Friday, March 30, 2012

Avoid 5 Common Mistakes When Writing For The Web

Writing for the web is a unique style of writing. It’s easy to make mistakes that drive the audience away and you only have a very small window of opportunity to grab their attention. People skim when they read online, so online writing needs to be punchy to draw attention. Here are 5 common mistakes people make writing online. If you can avoid these you’re on the way to web success.

1. Not Grabbing Attention

You need to grab the attention of your audience when they visit. Sounds simple but when you are dealing with a few seconds to accomplish this, the task becomes a bit more difficult – and even more important.

Short and Sweet

Keep your paragraphs short and pack every word with value. Your titles and subheadings need to catch the eye and speak directly to what the section deals with. Whatever you do, don’t sacrifice content in favor of short blurbs. You want your reader to read them and come away knowing something new, not wondering what the point was.
For emphasis in content paragraphs, make things stand out. Use bold tags for keywords. If you’re using links, give them descriptive text instead of just a hyperlink. All of these are ways you can grab the attention of your readers and hold it while they browse your content.

2. Not Utilizing Formatting

Formatting is important in web reading. There are a number of mistakes that can be made in formatting. Make sure everything is aligned properly in different browsers. You don’t want your text to create a horizontal scroll bar. Make sure everything wraps properly.

Create Breaks in Content

Use line breaks for paragraphs. Break up long paragraphs into multiple smaller paragraphs. List information in list format with numbered lists or bullet points. White space in your text is just as important as the text itself. If you have giant walls of dense paragraphs, the average reader’s eyes will glaze over and they’ll skip over the page.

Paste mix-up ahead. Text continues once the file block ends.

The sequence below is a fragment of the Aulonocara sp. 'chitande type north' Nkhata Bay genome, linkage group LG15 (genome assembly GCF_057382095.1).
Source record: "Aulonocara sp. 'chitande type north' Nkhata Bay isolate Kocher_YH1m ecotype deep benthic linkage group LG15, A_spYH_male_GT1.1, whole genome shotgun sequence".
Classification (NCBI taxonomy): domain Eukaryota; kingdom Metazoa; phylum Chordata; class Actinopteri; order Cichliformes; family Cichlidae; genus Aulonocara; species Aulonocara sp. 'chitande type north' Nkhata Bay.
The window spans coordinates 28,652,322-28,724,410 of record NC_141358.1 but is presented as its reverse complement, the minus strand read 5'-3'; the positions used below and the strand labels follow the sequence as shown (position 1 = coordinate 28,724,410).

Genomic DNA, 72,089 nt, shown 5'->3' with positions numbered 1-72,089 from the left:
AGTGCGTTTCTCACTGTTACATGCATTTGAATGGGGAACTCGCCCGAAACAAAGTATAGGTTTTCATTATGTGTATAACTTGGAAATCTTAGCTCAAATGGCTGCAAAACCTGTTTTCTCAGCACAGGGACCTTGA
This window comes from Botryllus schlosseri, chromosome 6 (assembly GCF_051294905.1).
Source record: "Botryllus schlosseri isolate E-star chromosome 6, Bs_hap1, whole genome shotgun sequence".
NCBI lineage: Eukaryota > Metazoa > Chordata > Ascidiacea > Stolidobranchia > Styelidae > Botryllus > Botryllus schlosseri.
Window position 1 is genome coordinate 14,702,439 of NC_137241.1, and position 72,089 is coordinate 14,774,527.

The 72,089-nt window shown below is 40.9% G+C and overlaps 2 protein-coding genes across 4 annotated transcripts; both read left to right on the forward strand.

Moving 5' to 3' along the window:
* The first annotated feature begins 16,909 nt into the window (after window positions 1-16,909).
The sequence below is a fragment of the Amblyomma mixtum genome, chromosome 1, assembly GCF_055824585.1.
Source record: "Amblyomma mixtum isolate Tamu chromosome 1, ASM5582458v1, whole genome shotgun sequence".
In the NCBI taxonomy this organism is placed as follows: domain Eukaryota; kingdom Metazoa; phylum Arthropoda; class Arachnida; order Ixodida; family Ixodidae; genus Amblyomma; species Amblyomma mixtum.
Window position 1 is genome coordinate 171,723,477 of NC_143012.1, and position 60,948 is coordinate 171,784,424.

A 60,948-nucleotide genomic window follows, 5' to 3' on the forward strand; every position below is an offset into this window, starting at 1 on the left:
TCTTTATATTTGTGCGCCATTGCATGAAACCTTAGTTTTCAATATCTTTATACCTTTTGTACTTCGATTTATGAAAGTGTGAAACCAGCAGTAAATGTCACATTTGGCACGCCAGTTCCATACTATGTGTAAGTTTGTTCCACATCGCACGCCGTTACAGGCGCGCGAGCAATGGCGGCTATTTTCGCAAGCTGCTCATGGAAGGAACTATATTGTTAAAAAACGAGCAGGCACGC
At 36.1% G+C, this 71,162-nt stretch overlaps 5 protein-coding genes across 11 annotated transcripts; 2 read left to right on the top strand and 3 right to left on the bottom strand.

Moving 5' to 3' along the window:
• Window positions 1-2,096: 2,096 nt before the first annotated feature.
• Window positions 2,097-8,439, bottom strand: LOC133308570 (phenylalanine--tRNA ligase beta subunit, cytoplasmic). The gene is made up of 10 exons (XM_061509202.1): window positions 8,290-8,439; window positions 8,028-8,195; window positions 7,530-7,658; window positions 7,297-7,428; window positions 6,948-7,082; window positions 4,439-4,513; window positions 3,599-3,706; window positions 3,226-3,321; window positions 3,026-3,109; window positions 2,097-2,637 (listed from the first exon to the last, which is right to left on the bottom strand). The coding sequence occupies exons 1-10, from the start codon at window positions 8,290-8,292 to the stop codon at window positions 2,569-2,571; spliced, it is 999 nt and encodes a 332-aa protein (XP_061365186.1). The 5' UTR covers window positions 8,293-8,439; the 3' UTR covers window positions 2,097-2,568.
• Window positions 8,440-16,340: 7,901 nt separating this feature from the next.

3. Not Being Relevant

Your content above all needs to be relevant. Think about your audience. Who are they? Make sure you’re writing content that your readers will actually want to read. That’s what separates online journals with blogs. Journals are personal information that means nothing to anyone else, blogs are of public interest and relevancy.

Stick to the Subject

You need to be honest with yourself about your writing. You can’t delude yourself into thinking your content is important when it’s not, or that your readers care when they don’t. However, that doesn’t mean you need to write everything in a far-off impersonal tone. Write personally, directly to the reader, and entice them.

4. Not Obeying Grammar

Grammar rules are incredibly important online. It seems like everywhere you go you spot people writing with u instead of you and other chat shortcuts. That might be fine for texting, but web writing is entirely different. The more work your readers have to do to read, the less likely any of them will. Write properly.

5. Not Being Specific

This comes back to knowing your readers. If you use business terms, specific medical terms, acronyms or other esoteric words, define them. If your readers don’t understand what you’re writing, you’re not writing well enough. Anything that might not be commonly known to your readers deserves a definition.
Once you realize that writing for the web is almost the opposite of academic writing, it all falls into place. Every word needs to be important to your readers. Put some effort into it, know your readers, and your web writing will succeed.
Written By: Brendan Schneider Source: